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|Academy Awards||Best Visual Effects||Won|
|BAFTA Award||Best Visual Effects||Won|
|Golden Globe Award||Best Actress – Motion Picture Musical or Comedy (Meryl Streep)||Nominated|
|Saturn Award||Best Fantasy Film||Nominated|
|Best Director (Robert Zemeckis)||Nominated|
|Best Writing (Martin Donovan, David Koepp)||Nominated|
|Best Actor (Bruce Willis)||Nominated|
|Best Actress (Meryl Streep)||Nominated|
|Best Music (Alan Silvestri)||Nominated|
|Best Make-up (Dick Smith, Kevin Haney)||Nominated|
|Best Supporting Actress (Isabella Rossellini)||Won|
|Best Special Effects||Won|
Death Becomes Her has acquired a significant cult following, especially in the LGBT community. An article in Vanity Fair titled "The Gloriously Queer Afterlife of 'Death Becomes Her'" called the film a "gay cult classic" and "a touchstone of the queer community". The movie is screened in bars during Pride Month, while the characters of Madeline and Helen are favorites of drag performers. In this vein, the movie inspired a Death Becomes Her-themed runway show on season 7 of RuPaul's Drag Race. The winner of season 5, Jinkx Monsoon, has cited it with inspiring him to become a drag queen, and to that end he has participated in Death Becomes Her-themed photoshoots, and in 2018 played Madeline in a drag stage show parody called "Drag Becomes Her".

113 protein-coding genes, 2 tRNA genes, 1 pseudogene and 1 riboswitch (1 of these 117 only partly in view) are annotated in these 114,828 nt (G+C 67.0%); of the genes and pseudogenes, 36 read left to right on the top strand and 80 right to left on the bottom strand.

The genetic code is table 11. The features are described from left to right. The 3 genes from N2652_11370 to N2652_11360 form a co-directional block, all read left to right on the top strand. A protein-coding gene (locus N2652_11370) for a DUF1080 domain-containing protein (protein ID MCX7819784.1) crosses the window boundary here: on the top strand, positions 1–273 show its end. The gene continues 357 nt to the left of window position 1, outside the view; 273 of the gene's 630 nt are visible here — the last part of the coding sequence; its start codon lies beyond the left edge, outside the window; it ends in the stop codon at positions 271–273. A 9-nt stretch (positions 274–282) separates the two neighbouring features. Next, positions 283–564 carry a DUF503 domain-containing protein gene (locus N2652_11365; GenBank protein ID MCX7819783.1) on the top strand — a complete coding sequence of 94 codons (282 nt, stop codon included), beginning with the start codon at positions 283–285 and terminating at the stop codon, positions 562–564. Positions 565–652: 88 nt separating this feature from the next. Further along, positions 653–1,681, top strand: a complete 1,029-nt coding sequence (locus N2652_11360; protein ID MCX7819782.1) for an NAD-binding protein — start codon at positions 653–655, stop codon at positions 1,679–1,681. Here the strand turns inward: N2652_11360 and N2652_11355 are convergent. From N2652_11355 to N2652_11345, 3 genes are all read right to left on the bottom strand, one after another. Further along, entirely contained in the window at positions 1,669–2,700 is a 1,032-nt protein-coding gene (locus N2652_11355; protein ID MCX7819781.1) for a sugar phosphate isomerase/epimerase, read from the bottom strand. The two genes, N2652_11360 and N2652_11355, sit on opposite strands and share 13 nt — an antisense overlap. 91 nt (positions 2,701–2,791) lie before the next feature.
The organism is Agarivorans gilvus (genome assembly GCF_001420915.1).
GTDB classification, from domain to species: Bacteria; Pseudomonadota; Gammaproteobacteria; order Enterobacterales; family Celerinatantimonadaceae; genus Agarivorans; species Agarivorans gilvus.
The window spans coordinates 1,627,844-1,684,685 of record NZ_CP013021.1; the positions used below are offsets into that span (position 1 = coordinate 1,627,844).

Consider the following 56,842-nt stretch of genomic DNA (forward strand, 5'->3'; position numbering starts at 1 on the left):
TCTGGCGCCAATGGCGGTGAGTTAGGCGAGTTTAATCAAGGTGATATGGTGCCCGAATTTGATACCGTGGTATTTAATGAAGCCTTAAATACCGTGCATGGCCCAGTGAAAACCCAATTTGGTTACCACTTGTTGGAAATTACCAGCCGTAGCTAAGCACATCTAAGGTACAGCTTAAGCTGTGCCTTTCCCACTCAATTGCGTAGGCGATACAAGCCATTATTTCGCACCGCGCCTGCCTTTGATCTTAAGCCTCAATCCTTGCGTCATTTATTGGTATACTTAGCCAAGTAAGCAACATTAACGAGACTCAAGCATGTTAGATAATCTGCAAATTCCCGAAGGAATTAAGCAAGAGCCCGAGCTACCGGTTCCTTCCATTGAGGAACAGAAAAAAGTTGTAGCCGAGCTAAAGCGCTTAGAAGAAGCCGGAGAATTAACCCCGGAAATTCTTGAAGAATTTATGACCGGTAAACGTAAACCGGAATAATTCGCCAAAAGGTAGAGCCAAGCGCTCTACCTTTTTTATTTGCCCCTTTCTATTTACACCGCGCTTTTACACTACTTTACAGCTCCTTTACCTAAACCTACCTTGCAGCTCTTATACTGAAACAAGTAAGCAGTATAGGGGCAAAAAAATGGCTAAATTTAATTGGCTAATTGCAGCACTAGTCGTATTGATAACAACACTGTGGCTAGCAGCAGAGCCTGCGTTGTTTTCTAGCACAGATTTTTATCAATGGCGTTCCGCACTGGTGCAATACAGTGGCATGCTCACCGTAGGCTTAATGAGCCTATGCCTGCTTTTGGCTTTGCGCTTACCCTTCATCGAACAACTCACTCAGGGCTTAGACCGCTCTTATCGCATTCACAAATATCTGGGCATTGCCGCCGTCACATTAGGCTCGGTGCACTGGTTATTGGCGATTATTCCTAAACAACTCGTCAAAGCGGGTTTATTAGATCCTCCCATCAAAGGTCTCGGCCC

Tom Campbell, an executive producer of RuPaul's Drag Race, reflected on the appeal of the movie to gay audiences:
|“||They're fighting for beauty. They're against the system. They're also villains, but we understand their complexity. We root for the undead divas because they're trying to win a game that's rigged against them, and—to borrow an apocryphal quote from Ginger Rogers—they sort of have to do it 'backwards and in high heels.'||”|